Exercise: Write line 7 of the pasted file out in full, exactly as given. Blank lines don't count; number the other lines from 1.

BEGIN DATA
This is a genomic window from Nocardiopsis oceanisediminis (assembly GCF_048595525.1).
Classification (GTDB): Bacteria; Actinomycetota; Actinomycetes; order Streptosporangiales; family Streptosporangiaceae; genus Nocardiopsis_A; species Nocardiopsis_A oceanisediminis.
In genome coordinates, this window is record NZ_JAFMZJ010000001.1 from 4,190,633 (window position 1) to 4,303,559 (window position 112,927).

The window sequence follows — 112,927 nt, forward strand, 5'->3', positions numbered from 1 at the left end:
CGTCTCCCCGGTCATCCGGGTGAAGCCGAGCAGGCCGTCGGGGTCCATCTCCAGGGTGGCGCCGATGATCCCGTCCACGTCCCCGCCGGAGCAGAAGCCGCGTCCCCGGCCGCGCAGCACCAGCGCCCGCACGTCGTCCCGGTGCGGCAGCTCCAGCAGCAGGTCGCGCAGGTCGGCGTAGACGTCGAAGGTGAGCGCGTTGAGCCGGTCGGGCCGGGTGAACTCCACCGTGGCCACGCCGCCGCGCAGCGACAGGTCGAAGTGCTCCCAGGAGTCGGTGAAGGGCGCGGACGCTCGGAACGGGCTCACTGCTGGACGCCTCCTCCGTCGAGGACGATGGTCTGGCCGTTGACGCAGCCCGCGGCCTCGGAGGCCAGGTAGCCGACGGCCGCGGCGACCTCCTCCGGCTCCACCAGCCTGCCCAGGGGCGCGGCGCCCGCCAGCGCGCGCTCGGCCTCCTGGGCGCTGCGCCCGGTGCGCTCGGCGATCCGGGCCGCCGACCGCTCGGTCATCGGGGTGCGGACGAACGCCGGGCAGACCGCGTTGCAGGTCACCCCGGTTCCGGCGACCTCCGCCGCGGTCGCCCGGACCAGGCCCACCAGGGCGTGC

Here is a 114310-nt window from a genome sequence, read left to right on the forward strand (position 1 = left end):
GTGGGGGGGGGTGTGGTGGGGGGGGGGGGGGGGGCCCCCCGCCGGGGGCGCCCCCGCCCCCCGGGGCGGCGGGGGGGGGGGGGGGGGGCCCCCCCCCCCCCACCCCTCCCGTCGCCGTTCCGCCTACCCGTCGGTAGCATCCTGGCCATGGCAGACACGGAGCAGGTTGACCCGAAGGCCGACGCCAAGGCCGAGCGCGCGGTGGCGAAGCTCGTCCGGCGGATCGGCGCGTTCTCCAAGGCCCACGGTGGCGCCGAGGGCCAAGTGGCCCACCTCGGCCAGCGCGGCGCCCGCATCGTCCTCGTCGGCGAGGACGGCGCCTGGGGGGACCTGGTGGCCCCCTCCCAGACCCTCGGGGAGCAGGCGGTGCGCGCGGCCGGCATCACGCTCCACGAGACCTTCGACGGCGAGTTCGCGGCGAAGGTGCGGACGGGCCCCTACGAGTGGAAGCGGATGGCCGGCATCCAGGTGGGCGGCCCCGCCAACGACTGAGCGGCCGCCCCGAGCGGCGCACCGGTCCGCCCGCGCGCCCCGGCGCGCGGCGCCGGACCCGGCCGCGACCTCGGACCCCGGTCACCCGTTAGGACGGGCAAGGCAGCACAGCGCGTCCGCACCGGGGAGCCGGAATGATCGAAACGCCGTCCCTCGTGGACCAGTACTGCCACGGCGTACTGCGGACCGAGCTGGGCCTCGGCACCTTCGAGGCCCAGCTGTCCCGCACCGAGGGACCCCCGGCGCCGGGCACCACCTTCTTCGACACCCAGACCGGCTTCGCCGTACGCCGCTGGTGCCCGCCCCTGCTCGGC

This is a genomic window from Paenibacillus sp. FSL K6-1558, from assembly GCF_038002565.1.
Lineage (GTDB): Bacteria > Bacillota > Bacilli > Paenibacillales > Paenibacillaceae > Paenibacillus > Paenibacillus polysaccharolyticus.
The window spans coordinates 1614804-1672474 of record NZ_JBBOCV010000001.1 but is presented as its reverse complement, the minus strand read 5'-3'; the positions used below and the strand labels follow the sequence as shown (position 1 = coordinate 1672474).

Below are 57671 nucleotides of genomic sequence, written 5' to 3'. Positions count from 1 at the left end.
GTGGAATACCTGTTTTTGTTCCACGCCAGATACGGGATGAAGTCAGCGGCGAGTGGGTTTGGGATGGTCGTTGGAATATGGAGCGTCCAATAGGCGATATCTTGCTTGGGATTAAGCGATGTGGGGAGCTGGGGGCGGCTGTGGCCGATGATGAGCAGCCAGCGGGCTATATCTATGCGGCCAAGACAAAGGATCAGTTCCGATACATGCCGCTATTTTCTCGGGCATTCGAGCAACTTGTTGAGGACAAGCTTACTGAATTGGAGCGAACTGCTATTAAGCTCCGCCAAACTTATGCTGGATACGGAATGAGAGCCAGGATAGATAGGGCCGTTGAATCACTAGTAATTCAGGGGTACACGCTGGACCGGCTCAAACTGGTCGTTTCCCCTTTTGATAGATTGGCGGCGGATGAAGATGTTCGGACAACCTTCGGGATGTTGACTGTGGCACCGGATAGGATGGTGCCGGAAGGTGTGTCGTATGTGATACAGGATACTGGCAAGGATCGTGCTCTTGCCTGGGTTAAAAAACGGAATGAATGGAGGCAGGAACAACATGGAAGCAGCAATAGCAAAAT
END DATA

GTGGGGGGGGGTGTGGTGGGGGGGGGGGGGGGGGCCCCCCGCCGGGGGCGCCCCCGCCCCCCGGGGCGGCGGGGGGGGGGGGGGGGGGCCCCCCCCCCCCCACCCCTCCCGTCGCCGTTCCGCCTACCCGTCGGTAGCATCCTGGCCATGGCAGACACGGAGCAGGTTGACCCGAAGGCCGACGCCAAGGCCGAGCGCGCGGTGGCGAAGCTCGTCCGGCGGATCGGCGCGTTCTCCAAGGCCCACGGTGGCGCCGAGGGCCAAGTGGCCCACCTCGGCCAGCGCGGCGCCCGCATCGTCCTCGTCGGCGAGGACGGCGCCTGGGGGGACCTGGTGGCCCCCTCCCAGACCCTCGGGGAGCAGGCGGTGCGCGCGGCCGGCATCACGCTCCACGAGACCTTCGACGGCGAGTTCGCGGCGAAGGTGCGGACGGGCCCCTACGAGTGGAAGCGGATGGCCGGCATCCAGGTGGGCGGCCCCGCCAACGACTGAGCGGCCGCCCCGAGCGGCGCACCGGTCCGCCCGCGCGCCCCGGCGCGCGGCGCCGGACCCGGCCGCGACCTCGGACCCCGGTCACCCGTTAGGACGGGCAAGGCAGCACAGCGCGTCCGCACCGGGGAGCCGGAATGATCGAAACGCCGTCCCTCGTGGACCAGTACTGCCACGGCGTACTGCGGACCGAGCTGGGCCTCGGCACCTTCGAGGCCCAGCTGTCCCGCACCGAGGGACCCCCGGCGCCGGGCACCACCTTCTTCGACACCCAGACCGGCTTCGCCGTACGCCGCTGGTGCCCGCCCCTGCTCGGC